As reported in the Nov 2010 issue of Planning, the American Planning Association's subscription-only magazine, the Massachusetts Supreme Judicial Court affirmed in September that the Housing Appeals Committee (HAC) was not in error when it struck certain conditions imposed on a housing development by the Amesbury Zoning Board of Appeals (ZBA). According to Planning, the proposed development consisted of 40 dwelling units, including 10 affordable units. The ZBA imposed over 90 conditions, some of which pertained to project funding, regulatory and financial documents, and the timing of sale of affordable units in relation to market rate units. HAC struck conditions not related to zoning.
As excerpted below from the full case, Zoning Board of Appeals of Amesbury v. Housing Appeals Committee, September 3, 2010, 933 N.E.2d 74 (Mass):
Some of the challenged conditions — in particular, conditions 23, 26, 28, 29, 38, 39, 40, 42, 43F, 43G, and 43H — relate to regulatory documents (deed rider, monitoring services, and regulatory agreement); "Fannie Mae" affordable housing 765*765 restrictions (ownership nature of the project, number of affordable units and means of calculating income eligibility, and the manner of ensuring unit affordability in perpetuity); profit limitation; and marketing. We have earlier rejected the board's claim that these conditions were within its authority to impose simply because nothing in § 21 expressly bars it from doing so. These conditions do not relate to the class of local concerns contemplated by § 21, but as the HAC concluded, they fit within the responsibility of State or Federal funding and supervising agencies. There was no legal error in the HAC's treatment of the conditions. See G. L. c. 30A, § 14(7) (c).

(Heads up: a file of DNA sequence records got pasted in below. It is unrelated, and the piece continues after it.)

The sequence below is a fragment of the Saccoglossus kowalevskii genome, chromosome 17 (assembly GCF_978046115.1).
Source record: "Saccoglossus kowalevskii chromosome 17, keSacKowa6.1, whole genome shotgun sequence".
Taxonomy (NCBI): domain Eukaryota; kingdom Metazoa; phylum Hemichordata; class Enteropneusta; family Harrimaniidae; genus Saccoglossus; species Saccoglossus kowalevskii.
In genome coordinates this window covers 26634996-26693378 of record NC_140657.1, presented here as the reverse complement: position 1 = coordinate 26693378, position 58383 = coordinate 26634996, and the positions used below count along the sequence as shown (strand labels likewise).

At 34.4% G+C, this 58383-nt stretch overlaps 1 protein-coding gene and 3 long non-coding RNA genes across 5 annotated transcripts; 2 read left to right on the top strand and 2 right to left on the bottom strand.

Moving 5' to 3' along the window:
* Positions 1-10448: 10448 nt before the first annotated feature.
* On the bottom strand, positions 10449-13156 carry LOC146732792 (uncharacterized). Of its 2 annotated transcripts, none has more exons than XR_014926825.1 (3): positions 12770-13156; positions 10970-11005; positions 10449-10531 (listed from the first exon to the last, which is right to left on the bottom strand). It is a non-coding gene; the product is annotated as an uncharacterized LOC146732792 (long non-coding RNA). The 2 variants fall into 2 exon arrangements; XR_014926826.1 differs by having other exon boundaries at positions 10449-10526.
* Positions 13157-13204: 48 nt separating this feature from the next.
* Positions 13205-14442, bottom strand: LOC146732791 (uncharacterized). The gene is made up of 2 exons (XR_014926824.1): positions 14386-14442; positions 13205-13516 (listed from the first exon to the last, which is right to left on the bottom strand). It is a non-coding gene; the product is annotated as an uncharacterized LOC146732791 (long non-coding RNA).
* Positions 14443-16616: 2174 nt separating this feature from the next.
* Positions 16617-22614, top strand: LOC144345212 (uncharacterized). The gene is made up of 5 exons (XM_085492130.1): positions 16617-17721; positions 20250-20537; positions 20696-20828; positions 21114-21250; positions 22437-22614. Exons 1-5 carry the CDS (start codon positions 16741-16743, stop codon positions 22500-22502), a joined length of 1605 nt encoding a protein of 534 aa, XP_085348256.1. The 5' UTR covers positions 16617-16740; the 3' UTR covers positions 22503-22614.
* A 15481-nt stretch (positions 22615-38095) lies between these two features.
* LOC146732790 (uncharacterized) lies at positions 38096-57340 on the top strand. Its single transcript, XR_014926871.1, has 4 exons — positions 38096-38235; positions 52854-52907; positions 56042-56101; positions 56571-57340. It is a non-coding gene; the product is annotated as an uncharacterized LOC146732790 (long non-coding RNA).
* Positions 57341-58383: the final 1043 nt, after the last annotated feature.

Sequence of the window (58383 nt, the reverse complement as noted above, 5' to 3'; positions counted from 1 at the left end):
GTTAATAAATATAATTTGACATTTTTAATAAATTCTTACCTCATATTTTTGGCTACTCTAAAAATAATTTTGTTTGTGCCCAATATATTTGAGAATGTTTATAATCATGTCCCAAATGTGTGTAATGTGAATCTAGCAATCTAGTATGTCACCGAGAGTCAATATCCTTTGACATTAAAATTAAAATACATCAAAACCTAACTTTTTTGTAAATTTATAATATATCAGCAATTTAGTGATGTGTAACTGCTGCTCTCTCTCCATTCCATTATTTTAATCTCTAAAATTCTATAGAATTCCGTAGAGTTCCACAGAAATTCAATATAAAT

A review of the remaining conditions reveals that the HAC struck two of them in their entirety — viewing conditions 42 (requiring board approval of the project monitoring agent) and 54 (requiring that affordable units be constructed and sold coincident with the development of market rate units), as appropriately left to the subsidizing agency — but also appeared to acknowledge that other conditions may not have been beyond the board's authority to impose. The latter were either modified slightly or left unaltered. Again, we discern no legal error in these determinations by the HAC.
To all my Massachusetts readers: In light of this decision it will be wise for your municipality to consult with its municipal counsel regarding the standard conditions your ZBA imposes on affordable housing developments.